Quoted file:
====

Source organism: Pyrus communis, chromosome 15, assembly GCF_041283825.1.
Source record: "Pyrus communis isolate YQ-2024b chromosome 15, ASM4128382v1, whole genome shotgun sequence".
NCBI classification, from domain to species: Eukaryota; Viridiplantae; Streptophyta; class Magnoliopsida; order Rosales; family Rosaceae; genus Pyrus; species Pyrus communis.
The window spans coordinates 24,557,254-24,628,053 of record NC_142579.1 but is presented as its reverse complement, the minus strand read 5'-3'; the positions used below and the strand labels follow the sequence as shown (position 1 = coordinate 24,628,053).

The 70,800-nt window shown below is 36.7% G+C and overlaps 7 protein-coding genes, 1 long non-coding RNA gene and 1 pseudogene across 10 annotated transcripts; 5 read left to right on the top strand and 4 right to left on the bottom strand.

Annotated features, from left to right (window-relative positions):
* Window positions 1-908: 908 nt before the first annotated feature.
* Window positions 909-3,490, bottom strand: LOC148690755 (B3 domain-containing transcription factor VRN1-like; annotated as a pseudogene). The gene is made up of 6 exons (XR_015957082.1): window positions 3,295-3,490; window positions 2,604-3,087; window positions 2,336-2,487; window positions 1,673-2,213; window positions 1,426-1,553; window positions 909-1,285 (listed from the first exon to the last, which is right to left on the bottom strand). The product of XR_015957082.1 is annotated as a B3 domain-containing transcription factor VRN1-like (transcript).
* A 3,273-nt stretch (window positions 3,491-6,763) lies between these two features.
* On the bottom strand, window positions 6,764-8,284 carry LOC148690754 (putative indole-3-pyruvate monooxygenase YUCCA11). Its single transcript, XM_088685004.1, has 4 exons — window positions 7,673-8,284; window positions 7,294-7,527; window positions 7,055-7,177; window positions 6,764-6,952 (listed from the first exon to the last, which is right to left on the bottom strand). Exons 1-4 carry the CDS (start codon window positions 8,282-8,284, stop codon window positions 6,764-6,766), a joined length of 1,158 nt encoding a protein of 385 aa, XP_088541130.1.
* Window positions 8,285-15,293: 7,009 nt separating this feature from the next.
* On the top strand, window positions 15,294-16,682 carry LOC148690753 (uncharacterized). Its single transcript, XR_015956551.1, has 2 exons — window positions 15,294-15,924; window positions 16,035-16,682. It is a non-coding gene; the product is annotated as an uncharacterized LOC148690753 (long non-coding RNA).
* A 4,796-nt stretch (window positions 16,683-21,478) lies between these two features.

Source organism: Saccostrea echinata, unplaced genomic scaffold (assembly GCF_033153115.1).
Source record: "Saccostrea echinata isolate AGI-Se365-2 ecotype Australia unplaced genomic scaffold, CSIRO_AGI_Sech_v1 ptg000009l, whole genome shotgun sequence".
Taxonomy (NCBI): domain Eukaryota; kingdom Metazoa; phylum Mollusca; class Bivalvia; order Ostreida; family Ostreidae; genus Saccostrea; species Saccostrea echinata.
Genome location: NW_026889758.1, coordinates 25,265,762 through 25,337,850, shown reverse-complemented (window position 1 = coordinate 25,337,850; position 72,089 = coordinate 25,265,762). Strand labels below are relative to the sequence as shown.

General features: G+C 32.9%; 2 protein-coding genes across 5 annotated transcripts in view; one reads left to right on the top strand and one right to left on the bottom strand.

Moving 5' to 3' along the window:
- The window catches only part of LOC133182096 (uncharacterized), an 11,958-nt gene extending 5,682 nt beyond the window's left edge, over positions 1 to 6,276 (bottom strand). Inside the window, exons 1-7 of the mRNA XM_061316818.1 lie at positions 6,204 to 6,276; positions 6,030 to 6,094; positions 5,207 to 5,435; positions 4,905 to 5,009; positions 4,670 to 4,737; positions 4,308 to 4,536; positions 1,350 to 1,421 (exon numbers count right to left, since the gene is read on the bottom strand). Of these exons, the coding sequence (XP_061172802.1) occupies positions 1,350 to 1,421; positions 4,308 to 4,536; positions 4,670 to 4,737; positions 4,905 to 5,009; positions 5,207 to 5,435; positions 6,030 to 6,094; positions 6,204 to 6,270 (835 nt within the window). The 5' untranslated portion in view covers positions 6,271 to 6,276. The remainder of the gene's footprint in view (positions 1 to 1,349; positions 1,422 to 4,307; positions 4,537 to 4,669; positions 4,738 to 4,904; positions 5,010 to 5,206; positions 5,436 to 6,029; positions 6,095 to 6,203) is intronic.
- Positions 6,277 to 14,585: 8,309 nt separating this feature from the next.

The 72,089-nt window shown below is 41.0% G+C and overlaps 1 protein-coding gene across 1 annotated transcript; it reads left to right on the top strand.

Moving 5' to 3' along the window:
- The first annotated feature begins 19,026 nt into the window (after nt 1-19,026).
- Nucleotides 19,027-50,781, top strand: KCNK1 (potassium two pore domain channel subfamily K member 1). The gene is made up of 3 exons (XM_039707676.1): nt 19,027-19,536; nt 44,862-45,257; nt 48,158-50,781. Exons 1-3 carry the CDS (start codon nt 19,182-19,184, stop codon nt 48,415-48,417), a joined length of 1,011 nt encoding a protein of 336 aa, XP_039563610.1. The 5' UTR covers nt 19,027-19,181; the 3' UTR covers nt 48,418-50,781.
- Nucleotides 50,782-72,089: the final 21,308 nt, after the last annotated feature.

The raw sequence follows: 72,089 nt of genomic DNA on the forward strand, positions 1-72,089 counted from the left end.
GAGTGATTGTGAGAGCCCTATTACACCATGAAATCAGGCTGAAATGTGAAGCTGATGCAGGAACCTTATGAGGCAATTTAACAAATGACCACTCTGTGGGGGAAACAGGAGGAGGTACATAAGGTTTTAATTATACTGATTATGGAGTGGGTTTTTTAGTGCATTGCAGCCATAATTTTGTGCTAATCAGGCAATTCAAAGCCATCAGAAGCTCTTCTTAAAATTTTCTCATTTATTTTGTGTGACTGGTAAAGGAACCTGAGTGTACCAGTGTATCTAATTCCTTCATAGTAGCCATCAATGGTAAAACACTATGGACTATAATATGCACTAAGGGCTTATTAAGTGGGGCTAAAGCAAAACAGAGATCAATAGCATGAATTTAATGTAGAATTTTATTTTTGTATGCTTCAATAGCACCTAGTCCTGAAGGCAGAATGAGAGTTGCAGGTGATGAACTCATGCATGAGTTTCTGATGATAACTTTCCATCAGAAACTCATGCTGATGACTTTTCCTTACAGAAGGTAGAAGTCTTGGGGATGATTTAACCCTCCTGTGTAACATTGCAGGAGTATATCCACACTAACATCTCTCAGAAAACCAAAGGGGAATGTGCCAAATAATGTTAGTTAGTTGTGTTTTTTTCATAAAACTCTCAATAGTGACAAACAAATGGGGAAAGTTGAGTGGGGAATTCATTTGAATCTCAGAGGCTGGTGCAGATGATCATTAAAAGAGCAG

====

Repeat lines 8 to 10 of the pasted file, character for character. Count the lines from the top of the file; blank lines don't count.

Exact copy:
* Window positions 909-3,490, bottom strand: LOC148690755 (B3 domain-containing transcription factor VRN1-like; annotated as a pseudogene). The gene is made up of 6 exons (XR_015957082.1): window positions 3,295-3,490; window positions 2,604-3,087; window positions 2,336-2,487; window positions 1,673-2,213; window positions 1,426-1,553; window positions 909-1,285 (listed from the first exon to the last, which is right to left on the bottom strand). The product of XR_015957082.1 is annotated as a B3 domain-containing transcription factor VRN1-like (transcript).
* A 3,273-nt stretch (window positions 3,491-6,763) lies between these two features.
* On the bottom strand, window positions 6,764-8,284 carry LOC148690754 (putative indole-3-pyruvate monooxygenase YUCCA11). Its single transcript, XM_088685004.1, has 4 exons — window positions 7,673-8,284; window positions 7,294-7,527; window positions 7,055-7,177; window positions 6,764-6,952 (listed from the first exon to the last, which is right to left on the bottom strand). Exons 1-4 carry the CDS (start codon window positions 8,282-8,284, stop codon window positions 6,764-6,766), a joined length of 1,158 nt encoding a protein of 385 aa, XP_088541130.1.